Bulletin of the American Physical Society
APS March Meeting 2019
Volume 64, Number 2
Monday–Friday, March 4–8, 2019; Boston, Massachusetts
Session F48: Fluid Mechanics  General 
Hide Abstracts 
Sponsoring Units: DFD GSNP Chair: Michael Allshouse, Northeastern University Room: BCEC 251 
Tuesday, March 5, 2019 11:15AM  11:27AM 
F48.00001: Strain rate effects on front propagation in advection reaction diffusion systems Thomas Nevins, Douglas H Kelley The growth of a reactive scalar in a flowing fluid is known as an advectionreactiondiffusion (ARD) system. In this talk I will focus on effects of flow strain rate (deformation) within ARD systems  specifically chemical systems  through experiments measuring front propagation. Fronts in this context are the borders of reacted regions. Fronts are often modelled as moving with velocity equal to the sum of flow and chemical front speed in stagnant fluid. We find strain rate to have profound effects in multiple contexts. For example, I will present how reactive mixing in a twodimensional (2D) experimental flow does not behave like a 2D ARD system due to strain rate. We also perform experiments on reactions in the presence of straining flows to demonstrate how chemical front speed is altered, how bulk reaction is changed in turn, and how in special situations stirring can actually inhibit reaction. We identify various processes by which shear strain changes front speed, and make predictions about the size of these changes. These results may explain part of why mixing changes reactions and how flow sometimes creates reaction barriers. 
Tuesday, March 5, 2019 11:27AM  11:39AM 
F48.00002: Front induced feedback in convective flowfields Saikat Mukherjee, Mark Richard Paul We numerically study the feedback between a propagating front and the underlying flowfield for a range of different parameters. The flowfields are generated by a modified form of the Boussinesq equation, which generates counter rotating convection rolls in a long shallow layer of fluid. The strength of the convection rolls is quantified by the Rayleigh number. In many reactionadvectiondiffusion systems, a difference in buoyancy between the products and the reactants creates secondary fluid rolls which interact with the existing convection rolls and affect the velocity and geometry of the propagating front and the underlying flowfield. This roll formed due to the backaction of the front on the flowfield also affects the geometry of the front interface, noticeably making it more tilted and stretched. We quantify the strength of this backaction roll by a quantity called the solutal Rayleigh number, which is related to the ratio of the buoyancy difference between the products and the reactants to the diffusion coefficient of the products. We investigate the interaction of this front induced backaction roll and the convection rolls in two dimensional cellular flow and for three dimensional spatiotemporally chaotic flow. 
Tuesday, March 5, 2019 11:39AM  11:51AM 
F48.00003: Coherent Structure Detection using Topological Tools and a Graph Theoretic Approach Caledonia Wilson, Spencer Smith For general aperiodic fluid flows, coherent structures help organize the dynamics, much as invariant manifolds and periodic orbits do for autonomous or periodic systems. The prevalence of such flows in nature and industry has motivated many successful techniques for defining and detecting coherent structures. However, these approaches often require very fine trajectory data to reconstruct velocity fields. Instead, we use topological techniques to help detect coherent trajectory sets in relatively sparse 2D fluid advection problems. More specifically, we use a homotopybased algorithm, the ensemblebased topological entropy calculation (Etec), which evolves fluid material curves forward in time as minimal length bands stretched about the moving data points. These bands are represented as the weighted edges of a triangulation, which allows us to analyze flows using graph theoretic tools. In this way, highly connected components of appropriately constructed graphs can be used to partition the fluid particles into coherent trajectory sets.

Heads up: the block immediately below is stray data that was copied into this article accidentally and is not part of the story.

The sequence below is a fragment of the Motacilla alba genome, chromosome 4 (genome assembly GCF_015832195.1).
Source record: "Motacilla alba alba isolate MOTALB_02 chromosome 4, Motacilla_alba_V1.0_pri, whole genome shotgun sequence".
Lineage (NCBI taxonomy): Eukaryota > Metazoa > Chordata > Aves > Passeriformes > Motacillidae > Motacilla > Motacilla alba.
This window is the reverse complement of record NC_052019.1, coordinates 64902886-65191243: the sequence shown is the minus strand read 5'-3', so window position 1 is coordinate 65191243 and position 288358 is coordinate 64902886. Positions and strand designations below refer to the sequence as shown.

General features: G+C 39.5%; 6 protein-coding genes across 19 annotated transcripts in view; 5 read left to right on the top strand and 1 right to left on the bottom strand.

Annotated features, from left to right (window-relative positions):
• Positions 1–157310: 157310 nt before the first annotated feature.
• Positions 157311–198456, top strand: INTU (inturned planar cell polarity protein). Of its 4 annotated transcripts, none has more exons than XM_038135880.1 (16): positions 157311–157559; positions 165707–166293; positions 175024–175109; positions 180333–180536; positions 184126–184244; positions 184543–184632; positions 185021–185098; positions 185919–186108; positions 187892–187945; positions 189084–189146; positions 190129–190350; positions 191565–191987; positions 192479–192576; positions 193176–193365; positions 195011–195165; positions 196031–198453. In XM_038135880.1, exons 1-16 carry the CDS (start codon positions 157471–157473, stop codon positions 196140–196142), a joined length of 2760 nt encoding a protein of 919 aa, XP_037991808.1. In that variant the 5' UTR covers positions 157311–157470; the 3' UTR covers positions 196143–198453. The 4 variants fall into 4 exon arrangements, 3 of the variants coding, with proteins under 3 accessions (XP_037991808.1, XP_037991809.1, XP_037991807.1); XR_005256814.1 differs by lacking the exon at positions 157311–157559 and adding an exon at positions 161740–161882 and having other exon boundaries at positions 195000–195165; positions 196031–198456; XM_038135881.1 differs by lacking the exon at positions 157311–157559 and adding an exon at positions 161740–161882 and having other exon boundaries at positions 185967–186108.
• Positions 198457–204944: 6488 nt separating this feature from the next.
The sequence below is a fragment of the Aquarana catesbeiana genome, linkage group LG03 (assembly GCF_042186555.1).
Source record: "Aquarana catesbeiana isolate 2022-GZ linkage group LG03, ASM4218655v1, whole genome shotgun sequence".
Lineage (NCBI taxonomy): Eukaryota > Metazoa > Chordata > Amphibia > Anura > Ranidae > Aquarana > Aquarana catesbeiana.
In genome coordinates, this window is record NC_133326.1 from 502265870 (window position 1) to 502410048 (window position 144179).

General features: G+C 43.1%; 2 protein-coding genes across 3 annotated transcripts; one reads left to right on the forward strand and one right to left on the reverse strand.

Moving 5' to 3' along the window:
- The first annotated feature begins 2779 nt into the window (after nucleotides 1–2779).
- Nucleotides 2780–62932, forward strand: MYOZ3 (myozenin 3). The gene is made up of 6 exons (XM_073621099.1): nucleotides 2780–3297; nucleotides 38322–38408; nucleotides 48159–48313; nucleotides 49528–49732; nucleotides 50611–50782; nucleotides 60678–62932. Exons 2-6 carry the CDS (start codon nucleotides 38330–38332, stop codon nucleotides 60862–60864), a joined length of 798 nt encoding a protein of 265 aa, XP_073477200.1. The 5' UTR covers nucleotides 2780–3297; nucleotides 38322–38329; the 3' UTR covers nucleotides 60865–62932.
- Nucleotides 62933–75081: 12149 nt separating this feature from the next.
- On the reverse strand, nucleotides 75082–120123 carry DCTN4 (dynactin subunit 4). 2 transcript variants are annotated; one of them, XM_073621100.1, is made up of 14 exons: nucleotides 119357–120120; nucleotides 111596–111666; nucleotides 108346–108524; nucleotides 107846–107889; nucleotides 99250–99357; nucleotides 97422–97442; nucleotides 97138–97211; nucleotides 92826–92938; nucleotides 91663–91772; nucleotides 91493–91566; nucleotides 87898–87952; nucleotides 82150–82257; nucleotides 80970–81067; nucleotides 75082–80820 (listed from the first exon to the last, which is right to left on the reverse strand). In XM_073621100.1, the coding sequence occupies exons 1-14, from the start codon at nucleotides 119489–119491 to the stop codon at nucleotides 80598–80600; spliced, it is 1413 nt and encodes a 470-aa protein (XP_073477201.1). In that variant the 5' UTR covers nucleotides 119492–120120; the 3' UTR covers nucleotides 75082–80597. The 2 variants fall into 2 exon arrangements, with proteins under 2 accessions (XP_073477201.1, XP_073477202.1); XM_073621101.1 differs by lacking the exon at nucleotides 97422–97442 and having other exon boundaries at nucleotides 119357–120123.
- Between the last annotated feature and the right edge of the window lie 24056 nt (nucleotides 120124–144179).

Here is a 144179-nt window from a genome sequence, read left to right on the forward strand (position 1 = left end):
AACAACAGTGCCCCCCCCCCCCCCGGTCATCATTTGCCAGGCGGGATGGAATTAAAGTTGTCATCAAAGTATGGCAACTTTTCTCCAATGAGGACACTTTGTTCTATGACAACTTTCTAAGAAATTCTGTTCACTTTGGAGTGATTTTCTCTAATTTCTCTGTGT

Tuesday, March 5, 2019 11:51AM  12:03PM 
F48.00004: The Phase Diagram of Leaking Flows Heather Kurtz, Caroline Tally, Katharine Jensen When a pipe springs a leak, the exiting fluid can either jet away cleanly, dribble down along the surface, or not flow out at all. Past investigations of this “teapot effect” have focused on jetting and dribbling liquid flows separately as functions of initial flow velocity, wetting, and viscosity, but there has been little focus on the transition between flow regimes. In this work, we characterize a liquid leaking from a small hole as the flow transitions from jetting to dribbling, and dribbling to no flow. We map the phase diagram of these leaking flow transitions as a function of hydrostatic pressure and pipe tipping angle, and investigate the contributions of fluid viscosity, hole size, and surface wetting to the boundaries on this phase diagram. 
Tuesday, March 5, 2019 12:03PM  12:15PM 
F48.00005: Ensemblebased Topological Entropy Calculation in Three Dimensions Eric Roberts, Suzanne Sindi, Spencer Smith, Kevin Mitchell Topological entropy measures the number of distinguishable orbits in a dynamical system, thereby quantifying the complexity of chaotic dynamics. Such knowledge aids greatly in a wide variety of natural and industrial fluid systems, including the rapidly developing field of microfluidics and the largescale dispersion of pollutants in the Earth's atmosphere and oceans. We introduce a computational geometry framework for estimating a three dimensional flow's topological entropy from the collective motion of an ensemble of system trajectories. This work is analogous to the entropy calculation extracted from the "braiding" of system trajectories in two dimensions and is a first step towards building a triangulationbased method for computing topological entropy from an ensemble of trajectory data in three dimensions and higher. In it, we consider a twodimensional rubber sheet stretched around a collection of points in a threedimensional flow. A 3D triangulation may be used to track pointface or edgeedge collisions and the rubber sheet may be chosen as one of the faces in the initial triangulation. As the points evolve in time, they carry the sheet along with them, stretching and folding it so that its growth reflects the flow complexity.